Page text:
Monday, May 26, 2014

Oshun: West African Goddess

Gods and goddesses play significant roles in various mythologies because it is believed that they are powerful and omnipotent. For example, Oshun, a Yoruban (Nigeria) goddess, is responsible for wealth, romance, beauty and ardor. She is credited with being benevolent, kind-hearted and giving. At other times, she has a bad temper that is often kept in check. Unleashed it is said to be a source of great chaos and destruction.

Her love stories are many. Here are two:
·One of the more common stories about her involves her love for king-dancer Shango, the god of thunder and lightning. The day she met him a drum festival, she became his wife.
·Aj√©-Shaluga, a river spirit, fell in love with her one day when she went there to clean her dress. He offered money and gems he collected from the bottom of the river. She used his offering to set free her children.
·A representative of unseen motherly love, she was the only female of 16 Yoruban spirits sent to create the world. As such, she is also revered as "Yeye" - the great mother.

Oshun's presence is worshiped in various countries. In Brazil she is known as Osun or Oxum. In Cuba her name is also  Oshun Ibu Anya—patron of dancing and the Anya drums.
These stories and more, based upon the Yoruban mythology are folktales that reflect the basic beliefs of the Yoruban people and have been passed down from generation to generation.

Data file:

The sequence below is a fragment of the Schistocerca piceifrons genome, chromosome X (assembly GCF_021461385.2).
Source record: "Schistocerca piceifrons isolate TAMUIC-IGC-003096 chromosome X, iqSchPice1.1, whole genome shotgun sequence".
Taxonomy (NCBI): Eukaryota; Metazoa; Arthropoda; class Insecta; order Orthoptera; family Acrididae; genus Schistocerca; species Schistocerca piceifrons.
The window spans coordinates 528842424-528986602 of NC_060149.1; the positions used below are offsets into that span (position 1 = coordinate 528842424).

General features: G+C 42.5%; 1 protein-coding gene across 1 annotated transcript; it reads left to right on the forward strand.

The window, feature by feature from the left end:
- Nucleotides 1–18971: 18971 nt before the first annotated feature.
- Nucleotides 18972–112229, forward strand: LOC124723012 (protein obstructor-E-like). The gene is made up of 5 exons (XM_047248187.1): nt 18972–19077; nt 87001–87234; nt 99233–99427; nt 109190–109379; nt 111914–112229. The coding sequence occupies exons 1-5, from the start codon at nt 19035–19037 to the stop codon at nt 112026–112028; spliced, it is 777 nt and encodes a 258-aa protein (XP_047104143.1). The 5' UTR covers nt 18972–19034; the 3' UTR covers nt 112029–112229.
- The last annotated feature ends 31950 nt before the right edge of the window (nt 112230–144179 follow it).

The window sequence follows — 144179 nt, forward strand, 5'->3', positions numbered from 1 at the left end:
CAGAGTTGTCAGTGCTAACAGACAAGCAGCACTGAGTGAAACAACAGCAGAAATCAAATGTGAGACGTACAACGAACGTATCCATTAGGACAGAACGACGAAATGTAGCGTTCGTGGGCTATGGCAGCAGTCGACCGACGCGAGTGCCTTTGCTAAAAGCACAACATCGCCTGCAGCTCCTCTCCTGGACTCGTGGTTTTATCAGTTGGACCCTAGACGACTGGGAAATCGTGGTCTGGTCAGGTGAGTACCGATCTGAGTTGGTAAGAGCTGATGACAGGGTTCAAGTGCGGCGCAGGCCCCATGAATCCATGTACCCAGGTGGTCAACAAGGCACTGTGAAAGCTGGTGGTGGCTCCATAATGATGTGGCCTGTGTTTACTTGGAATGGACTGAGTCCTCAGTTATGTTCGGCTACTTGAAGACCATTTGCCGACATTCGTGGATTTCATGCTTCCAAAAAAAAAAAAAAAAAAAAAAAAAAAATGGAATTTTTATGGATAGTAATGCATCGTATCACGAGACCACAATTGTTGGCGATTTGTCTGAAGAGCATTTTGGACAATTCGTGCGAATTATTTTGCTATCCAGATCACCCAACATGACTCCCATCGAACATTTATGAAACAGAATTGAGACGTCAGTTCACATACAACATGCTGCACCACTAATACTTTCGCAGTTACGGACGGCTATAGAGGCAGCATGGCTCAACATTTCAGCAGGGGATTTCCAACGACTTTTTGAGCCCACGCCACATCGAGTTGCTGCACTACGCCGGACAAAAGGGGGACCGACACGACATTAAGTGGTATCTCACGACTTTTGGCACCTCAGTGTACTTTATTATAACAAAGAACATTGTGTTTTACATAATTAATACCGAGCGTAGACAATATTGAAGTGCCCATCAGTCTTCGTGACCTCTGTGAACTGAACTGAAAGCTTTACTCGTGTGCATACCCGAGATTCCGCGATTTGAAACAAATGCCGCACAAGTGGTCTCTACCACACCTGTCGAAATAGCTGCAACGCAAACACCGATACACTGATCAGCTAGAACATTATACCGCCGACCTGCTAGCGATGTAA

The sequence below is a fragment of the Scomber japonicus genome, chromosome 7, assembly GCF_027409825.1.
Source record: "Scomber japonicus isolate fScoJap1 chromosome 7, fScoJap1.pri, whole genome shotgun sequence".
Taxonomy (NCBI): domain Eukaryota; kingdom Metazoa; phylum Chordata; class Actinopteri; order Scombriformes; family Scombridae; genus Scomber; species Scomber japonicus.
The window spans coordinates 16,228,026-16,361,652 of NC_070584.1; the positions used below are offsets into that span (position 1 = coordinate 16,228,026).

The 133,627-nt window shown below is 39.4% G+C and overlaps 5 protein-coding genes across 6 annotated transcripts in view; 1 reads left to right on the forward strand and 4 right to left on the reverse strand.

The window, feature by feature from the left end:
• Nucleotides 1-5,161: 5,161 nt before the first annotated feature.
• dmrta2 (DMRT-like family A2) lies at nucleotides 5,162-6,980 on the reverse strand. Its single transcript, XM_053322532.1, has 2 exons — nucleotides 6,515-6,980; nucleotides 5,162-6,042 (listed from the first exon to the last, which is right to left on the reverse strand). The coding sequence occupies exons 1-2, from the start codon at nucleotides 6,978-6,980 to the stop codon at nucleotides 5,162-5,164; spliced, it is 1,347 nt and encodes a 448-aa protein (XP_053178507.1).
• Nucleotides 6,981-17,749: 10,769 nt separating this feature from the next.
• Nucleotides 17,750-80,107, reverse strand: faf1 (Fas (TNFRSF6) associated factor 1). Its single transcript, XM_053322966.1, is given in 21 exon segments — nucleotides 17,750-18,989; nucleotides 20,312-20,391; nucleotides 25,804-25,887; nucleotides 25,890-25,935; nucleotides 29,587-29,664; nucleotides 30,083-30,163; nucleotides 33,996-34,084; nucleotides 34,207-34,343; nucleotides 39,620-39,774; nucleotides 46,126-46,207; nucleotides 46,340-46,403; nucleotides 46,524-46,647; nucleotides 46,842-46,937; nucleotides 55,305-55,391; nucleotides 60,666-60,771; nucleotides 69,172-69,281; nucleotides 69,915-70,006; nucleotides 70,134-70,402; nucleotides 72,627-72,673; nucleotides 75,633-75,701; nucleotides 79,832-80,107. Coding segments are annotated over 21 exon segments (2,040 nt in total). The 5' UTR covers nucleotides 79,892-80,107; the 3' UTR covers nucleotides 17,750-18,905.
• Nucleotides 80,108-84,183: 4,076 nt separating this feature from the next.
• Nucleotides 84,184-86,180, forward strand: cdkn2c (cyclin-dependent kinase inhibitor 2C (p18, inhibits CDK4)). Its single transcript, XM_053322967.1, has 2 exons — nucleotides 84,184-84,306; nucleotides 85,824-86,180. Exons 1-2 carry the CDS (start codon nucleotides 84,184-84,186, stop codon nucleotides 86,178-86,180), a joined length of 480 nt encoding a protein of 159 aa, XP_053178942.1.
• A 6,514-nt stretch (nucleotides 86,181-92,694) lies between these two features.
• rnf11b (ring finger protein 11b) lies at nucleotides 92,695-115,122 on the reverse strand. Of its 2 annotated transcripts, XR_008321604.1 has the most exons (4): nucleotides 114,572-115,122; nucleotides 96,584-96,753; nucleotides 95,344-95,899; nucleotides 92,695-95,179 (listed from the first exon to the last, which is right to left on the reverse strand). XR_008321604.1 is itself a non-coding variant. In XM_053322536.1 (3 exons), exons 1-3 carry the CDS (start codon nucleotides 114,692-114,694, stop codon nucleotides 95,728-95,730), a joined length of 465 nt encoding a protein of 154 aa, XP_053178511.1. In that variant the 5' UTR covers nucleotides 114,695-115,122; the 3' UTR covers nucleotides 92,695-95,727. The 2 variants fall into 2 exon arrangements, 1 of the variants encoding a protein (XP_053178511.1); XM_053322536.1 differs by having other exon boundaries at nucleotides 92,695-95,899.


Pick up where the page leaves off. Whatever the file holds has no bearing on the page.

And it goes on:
Monday, May 19, 2014

Civil War Songs

Confederate & Yankee Folk Music

Folk songs are songs in which the music and text have been handed down by oral tradition among the people of a specific geographic area. Themes usually revolve around three primary motifs: love of self, god and country.

In the library of American folk songs are the tunes of the Civil War. This battle lasted for four long years, and during these years, numerous songs and ballads were composed. From its inception - when Confederate warships bombarded Union soldiers in South Carolina on  April 12, 1861 to the final battle fought in Texas the Spring of 1865 - soldiers caroled about being brave and about patriotism for the side they were fighting for.

Fifers accompanied drummers and human voices did the rest. The songs sung during that time belong to several different categories, including inspirational marching songs to boost morale, traditional negro spirituals, songs about home and for those at home, songs about loved ones away at war. 
Interestingly, drumbeats were originally used to tell soldiers what to do and to help keep them instep. The shrill sound of the fife could easily be heard above most, but not all battlefield sounds.

Buglers, too, were important because they sounded out commands, like morning reveille, night time taps, and advance and retreat.
Many, but not all of the ballads and songs have been written down and/or recorded. Partially because folk music has been around a lot longer than documenting them has been. 

Here are some examples we found on Youtube:

I’m A Good Ol’ Rebel
Civil War Songs
The Rebel Yell of Civil War Veterans

Monday, May 12, 2014

May Folk Heroes

Bonnie & Clyde